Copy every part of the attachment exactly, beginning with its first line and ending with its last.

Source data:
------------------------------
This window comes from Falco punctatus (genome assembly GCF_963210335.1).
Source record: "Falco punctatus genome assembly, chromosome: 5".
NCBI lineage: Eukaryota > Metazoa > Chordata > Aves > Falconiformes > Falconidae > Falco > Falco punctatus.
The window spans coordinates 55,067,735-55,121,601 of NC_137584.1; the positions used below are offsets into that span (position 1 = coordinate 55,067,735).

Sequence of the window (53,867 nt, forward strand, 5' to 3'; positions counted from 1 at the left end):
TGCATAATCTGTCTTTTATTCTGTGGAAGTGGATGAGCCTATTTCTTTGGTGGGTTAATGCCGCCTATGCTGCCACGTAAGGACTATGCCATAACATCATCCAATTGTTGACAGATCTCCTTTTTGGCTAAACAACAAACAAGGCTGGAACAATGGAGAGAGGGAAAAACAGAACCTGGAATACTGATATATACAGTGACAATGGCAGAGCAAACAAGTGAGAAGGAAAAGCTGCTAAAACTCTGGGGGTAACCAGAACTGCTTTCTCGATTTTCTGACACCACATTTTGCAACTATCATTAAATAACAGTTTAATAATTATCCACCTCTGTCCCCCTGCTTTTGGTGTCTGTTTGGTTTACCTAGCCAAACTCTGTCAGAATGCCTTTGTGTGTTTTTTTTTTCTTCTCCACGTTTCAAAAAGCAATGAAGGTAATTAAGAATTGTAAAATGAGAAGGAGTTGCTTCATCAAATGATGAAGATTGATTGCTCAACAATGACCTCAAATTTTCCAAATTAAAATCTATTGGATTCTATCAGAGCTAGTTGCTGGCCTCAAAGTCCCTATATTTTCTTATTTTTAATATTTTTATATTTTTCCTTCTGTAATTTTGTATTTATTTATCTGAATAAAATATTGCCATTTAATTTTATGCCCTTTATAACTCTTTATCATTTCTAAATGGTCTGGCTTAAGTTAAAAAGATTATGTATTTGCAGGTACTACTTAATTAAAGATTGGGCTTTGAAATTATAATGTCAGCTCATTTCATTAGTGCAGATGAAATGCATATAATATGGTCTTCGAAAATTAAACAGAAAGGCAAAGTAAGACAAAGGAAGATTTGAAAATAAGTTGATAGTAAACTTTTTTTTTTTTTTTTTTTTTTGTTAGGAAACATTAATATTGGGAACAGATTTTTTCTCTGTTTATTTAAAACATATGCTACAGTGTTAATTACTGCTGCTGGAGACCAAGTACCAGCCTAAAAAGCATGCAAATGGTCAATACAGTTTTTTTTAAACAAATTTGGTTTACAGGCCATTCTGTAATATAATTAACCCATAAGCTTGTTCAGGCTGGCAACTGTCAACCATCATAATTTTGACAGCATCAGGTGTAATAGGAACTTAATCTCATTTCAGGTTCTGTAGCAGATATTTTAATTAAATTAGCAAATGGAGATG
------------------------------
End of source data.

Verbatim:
This window comes from Falco punctatus (genome assembly GCF_963210335.1).
Source record: "Falco punctatus genome assembly, chromosome: 5".
NCBI lineage: Eukaryota > Metazoa > Chordata > Aves > Falconiformes > Falconidae > Falco > Falco punctatus.
The window spans coordinates 55,067,735-55,121,601 of NC_137584.1; the positions used below are offsets into that span (position 1 = coordinate 55,067,735).

Sequence of the window (53,867 nt, forward strand, 5' to 3'; positions counted from 1 at the left end):
TGCATAATCTGTCTTTTATTCTGTGGAAGTGGATGAGCCTATTTCTTTGGTGGGTTAATGCCGCCTATGCTGCCACGTAAGGACTATGCCATAACATCATCCAATTGTTGACAGATCTCCTTTTTGGCTAAACAACAAACAAGGCTGGAACAATGGAGAGAGGGAAAAACAGAACCTGGAATACTGATATATACAGTGACAATGGCAGAGCAAACAAGTGAGAAGGAAAAGCTGCTAAAACTCTGGGGGTAACCAGAACTGCTTTCTCGATTTTCTGACACCACATTTTGCAACTATCATTAAATAACAGTTTAATAATTATCCACCTCTGTCCCCCTGCTTTTGGTGTCTGTTTGGTTTACCTAGCCAAACTCTGTCAGAATGCCTTTGTGTGTTTTTTTTTTCTTCTCCACGTTTCAAAAAGCAATGAAGGTAATTAAGAATTGTAAAATGAGAAGGAGTTGCTTCATCAAATGATGAAGATTGATTGCTCAACAATGACCTCAAATTTTCCAAATTAAAATCTATTGGATTCTATCAGAGCTAGTTGCTGGCCTCAAAGTCCCTATATTTTCTTATTTTTAATATTTTTATATTTTTCCTTCTGTAATTTTGTATTTATTTATCTGAATAAAATATTGCCATTTAATTTTATGCCCTTTATAACTCTTTATCATTTCTAAATGGTCTGGCTTAAGTTAAAAAGATTATGTATTTGCAGGTACTACTTAATTAAAGATTGGGCTTTGAAATTATAATGTCAGCTCATTTCATTAGTGCAGATGAAATGCATATAATATGGTCTTCGAAAATTAAACAGAAAGGCAAAGTAAGACAAAGGAAGATTTGAAAATAAGTTGATAGTAAACTTTTTTTTTTTTTTTTTTTTTTGTTAGGAAACATTAATATTGGGAACAGATTTTTTCTCTGTTTATTTAAAACATATGCTACAGTGTTAATTACTGCTGCTGGAGACCAAGTACCAGCCTAAAAAGCATGCAAATGGTCAATACAGTTTTTTTTAAACAAATTTGGTTTACAGGCCATTCTGTAATATAATTAACCCATAAGCTTGTTCAGGCTGGCAACTGTCAACCATCATAATTTTGACAGCATCAGGTGTAATAGGAACTTAATCTCATTTCAGGTTCTGTAGCAGATATTTTAATTAAATTAGCAAATGGAGATG